And then there is me.

    Born in 1960, I am in theory a Boomer, but it is me and about the last 2.5% of that huge baby bump that I am part of. We are the ones that fit between the 2 and 3 standard deviations from the mean. The small part of the bell curve that fades off to nothing.

    And that means that I had the extreme displeasure of watching the boomers hoover up everything they could for themselves, and then when our age group came to the table we were told that the feast was over… but it was very nice.

    That’s why some came up with a new name for the group I’m in: Tweeners (between Boomers and Gen X), Generation Jones

    I won’t belabor you with stories of closing schools, no jobs, no benefits, inflation… and the whole experience of dealing with a generation that had every benefit handed to them now telling me that everyone else had to pull themselves up by their bootstraps.

    And yet today, boomers still influence everything. Commercials are either about funding retirement or every medicine for degenerative diseases played ad nausea (and they have a med for THAT nausea as well, and another if you are anxious about taking THAT med.). New sports are being created that are low impact so they can pretend they are still in their 20’s while in their late 70’s.

    They are the generation of “Drill, Baby, Drill” and the belief that every raw material should be used right now to give them everything they want. Toxic waste? Why clean it up when you can just bankrupt the LLC and move on.

    However bad all that may be, with all the horrible results of their never ending greed and short attention span, they continue to build Elysium for them in every aspect.

    Have you heard of “The Villages” in Florida? They have taken the isolation village idea of the show “The Prisoner” and made Patrick McGoohan’s nightmare into a retirement town. A very well managed, manicured, electric golf cart town that is perfect in every way. (one of us… one of us…)

    For that group, there are no others in the world that matter.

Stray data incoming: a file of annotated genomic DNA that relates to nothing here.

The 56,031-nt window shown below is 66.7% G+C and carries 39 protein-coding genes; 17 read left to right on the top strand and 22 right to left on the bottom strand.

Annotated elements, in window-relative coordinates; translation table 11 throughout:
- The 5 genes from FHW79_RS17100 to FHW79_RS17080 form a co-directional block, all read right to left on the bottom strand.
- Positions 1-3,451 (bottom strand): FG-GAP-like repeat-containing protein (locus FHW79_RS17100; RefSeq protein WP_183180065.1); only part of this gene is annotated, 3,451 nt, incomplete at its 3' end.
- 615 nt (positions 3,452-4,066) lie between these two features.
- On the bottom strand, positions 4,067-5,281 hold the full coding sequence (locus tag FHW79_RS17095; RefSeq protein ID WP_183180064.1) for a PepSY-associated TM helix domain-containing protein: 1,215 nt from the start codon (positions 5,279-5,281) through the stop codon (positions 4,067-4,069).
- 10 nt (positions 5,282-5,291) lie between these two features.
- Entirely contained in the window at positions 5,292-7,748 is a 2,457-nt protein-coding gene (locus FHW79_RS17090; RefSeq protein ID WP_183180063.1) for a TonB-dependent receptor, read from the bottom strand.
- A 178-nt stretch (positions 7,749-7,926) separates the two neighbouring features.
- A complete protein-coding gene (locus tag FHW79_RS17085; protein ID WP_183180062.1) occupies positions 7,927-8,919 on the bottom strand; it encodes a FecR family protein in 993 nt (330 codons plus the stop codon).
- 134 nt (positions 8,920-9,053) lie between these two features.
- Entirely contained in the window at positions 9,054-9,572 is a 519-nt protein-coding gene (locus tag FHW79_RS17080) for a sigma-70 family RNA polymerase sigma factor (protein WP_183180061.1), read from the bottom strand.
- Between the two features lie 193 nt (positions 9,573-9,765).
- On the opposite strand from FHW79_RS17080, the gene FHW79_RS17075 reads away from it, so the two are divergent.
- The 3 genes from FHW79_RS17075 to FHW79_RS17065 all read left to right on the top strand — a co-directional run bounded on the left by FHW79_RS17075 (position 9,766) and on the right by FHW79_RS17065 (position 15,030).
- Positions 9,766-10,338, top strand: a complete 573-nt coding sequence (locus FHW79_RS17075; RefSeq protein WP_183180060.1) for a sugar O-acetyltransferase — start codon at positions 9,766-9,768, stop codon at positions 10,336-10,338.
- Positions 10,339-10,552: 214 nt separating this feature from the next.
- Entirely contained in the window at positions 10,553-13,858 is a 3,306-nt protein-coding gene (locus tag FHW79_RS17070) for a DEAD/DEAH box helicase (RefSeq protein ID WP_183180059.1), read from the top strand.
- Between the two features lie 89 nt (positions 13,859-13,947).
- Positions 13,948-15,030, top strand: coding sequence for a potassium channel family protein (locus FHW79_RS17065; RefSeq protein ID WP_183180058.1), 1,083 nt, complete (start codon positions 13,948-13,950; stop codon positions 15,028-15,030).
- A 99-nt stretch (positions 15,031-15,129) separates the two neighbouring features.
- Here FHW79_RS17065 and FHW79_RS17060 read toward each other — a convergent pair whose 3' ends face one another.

So, yeah. Ruined.

    1
  45. Barry says:

    I’d add to the voter fraud fraud that the perpetrators of the lie are now falling back on the fact that they’ve conned a bunch of people as justification.

    1
  46. Barry says:

    “Andrews, who used to write for National Review and now does so at The American Conservative is in the Trump-populist wing that has taken over the Republican Party, not the more traditional conservative movement.”

    Note that the National Review has been scheiss since founded by Buckley, and the Trump debacle has really ripped any remaining veils off of their corruption.

    As for ‘The American Conservative’, I read it regularly. It’s been on a steep decline for years now, and the people running it have clearly decided that standards get in the way of propaganda. The argument as summarized here is actually about the median standard of quality.

    In addition, there is no Trump-populist wing. There is a Trump-false populist wing. Trump has never been populist, but a member of the elites who uses it as a front.

  47. Ken_L says:

    I challenge anybody to nominate a time or a culture where the majority of people engaged in ‘critical thinking’. For all but the last century, the way human beings thought about the world was overhelmingly shaped by the small communities in which they grew up. It wasn’t unknown, but it was very rare for anyone to question the values and beliefs instilled in them by family, class and church.

    Moves towards universal literacy, plus the increasing availability of ideas and information that challenge those taught by parents and schools and churches, triggered the birth of a new kind of society. We are in the very early stages of its evolution. How it will develop is unknowable. Debating whether “boomers ruined America” is a pointless distraction that foolishly implies conscious agency in the way societies change over time. The interesting – and hugely important – issue is how human beings are going to formulate their values, attitudes and beliefs in an entirely unprecedented kind of society.